In November, 132 state and congressional offices are up for grabs in Oklahoma, but the long road to political office begins Wednesday for potential candidates.
Political hopefuls must file their declaration of candidacy with the state Election Board and pay a fee or get enough petition signatures by 5 p.m. Friday to have their name on the ballot in November.
In 2010, a gubernatorial year with almost every statewide office up for election, almost 600 candidates filed. This year's filing is expected to be more in line with 2008, when 300 people filed, or 2004, with 412 candidates.
Recent redistricting for 2012 elections has changed the composition of the five congressional districts and many state House and Senate seats.
“In some cases there were major changes, and in some cases there were negligible changes,” state Election Board Secretary Paul Ziriax said.
This will be the first major election using the new district lines. State law requires a candidate be a registered voter in his or her district for six months before the candidate filing day.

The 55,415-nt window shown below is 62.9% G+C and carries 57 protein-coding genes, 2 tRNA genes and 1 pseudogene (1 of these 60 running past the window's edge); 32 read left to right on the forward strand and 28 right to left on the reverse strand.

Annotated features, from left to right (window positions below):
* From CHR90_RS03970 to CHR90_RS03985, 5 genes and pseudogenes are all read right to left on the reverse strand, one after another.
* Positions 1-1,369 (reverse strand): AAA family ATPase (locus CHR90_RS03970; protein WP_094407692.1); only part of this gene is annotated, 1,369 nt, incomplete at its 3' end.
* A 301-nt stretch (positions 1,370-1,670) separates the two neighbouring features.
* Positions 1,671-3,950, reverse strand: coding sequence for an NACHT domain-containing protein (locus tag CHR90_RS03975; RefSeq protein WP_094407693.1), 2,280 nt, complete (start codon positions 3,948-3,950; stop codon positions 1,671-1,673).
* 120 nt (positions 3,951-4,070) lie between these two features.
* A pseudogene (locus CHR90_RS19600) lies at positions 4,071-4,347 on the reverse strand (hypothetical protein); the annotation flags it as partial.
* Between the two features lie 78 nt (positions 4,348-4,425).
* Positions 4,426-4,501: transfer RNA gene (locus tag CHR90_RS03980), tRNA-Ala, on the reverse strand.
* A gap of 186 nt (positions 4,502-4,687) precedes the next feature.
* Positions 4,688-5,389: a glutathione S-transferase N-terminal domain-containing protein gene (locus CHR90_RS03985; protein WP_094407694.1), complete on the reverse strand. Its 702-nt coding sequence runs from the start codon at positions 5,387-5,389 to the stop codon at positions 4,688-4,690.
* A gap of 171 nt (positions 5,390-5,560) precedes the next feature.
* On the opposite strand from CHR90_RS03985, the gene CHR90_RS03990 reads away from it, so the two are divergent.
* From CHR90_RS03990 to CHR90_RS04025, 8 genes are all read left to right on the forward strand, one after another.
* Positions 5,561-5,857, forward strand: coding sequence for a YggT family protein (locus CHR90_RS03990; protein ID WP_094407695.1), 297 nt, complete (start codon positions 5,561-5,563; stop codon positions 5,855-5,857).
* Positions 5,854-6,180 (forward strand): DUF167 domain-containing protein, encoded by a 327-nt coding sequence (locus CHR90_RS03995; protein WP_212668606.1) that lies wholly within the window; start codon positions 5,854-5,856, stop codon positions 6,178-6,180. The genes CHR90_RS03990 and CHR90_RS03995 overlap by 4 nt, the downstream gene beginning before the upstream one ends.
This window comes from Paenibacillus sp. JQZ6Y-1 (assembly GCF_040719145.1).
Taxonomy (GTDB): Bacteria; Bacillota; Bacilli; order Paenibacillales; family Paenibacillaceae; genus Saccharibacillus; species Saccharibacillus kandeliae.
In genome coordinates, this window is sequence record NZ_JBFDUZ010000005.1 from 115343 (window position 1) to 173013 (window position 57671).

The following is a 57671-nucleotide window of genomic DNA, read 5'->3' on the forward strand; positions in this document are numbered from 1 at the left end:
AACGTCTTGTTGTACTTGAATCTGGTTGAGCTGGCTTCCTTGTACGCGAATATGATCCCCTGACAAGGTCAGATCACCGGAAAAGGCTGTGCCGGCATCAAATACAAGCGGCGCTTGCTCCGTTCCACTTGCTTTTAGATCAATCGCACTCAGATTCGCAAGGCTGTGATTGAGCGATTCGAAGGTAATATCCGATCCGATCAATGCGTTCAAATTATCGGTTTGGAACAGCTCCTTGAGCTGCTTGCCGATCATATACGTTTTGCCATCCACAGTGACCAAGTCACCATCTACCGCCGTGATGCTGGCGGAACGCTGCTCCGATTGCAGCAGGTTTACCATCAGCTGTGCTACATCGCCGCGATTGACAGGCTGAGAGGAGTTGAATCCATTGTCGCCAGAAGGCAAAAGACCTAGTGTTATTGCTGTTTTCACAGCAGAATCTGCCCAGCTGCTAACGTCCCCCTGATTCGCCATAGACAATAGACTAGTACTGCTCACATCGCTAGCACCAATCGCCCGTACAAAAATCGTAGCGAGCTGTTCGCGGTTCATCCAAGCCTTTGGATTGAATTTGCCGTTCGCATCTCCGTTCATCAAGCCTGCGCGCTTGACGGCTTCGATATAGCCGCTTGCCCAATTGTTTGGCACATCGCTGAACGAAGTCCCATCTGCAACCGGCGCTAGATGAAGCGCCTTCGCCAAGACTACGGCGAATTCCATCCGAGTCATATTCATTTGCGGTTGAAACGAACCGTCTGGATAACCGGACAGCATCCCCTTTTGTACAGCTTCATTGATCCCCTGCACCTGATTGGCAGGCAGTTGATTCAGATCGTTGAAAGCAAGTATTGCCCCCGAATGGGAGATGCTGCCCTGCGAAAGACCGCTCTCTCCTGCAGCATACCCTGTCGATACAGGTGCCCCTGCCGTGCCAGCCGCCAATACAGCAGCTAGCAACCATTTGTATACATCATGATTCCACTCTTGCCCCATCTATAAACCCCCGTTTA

“It's the new district lines within these boundaries where a person would need to be a registered voter as of Oct. 10,” Ziriax said.
Besides changes in districting, the entire political process has been moved a month earlier this year.
“In order to comply with federal law that requires states to give more time to military voters overseas, the state of Oklahoma made adjustments to the election calendar,” Ziriax said. “The voting rights of our military voters and overseas citizens is very important, and before, our Legislature taking action Oklahoma did not do the best job of protecting those rights.”
The filing period was moved from June to April. The primary election was moved from July to June. The primary runoff election, if needed, will still be in August.
The new schedule provides overseas voters enough time to receive absentee ballots and cast a vote in the elections.
“There's so much interest this year in the political process with the presidential election that people are very aware, from what we can tell, of the filing periods,” said Matt Pinnell, Oklahoma Republican Party chairman.
Americans Elect — a nonprofit group attempting to become a recognized political party in all 50 states — turned in enough signature petitions last month to get on the Oklahoma ballot.
While it's too late for voters to switch their political party before the June primary and November election, due to a statewide party-change blackout period, candidates can still join the third-party group and file for office under that political party.
“The deadline for currently registered voters to make a change to their party affiliation was last week, March 31, but new voters can register in Americans Elect,” Ziriax said. “A candidate for that political party may change his or her party affiliation to seek the nomination within 15 days of it becoming a recognized political party.”
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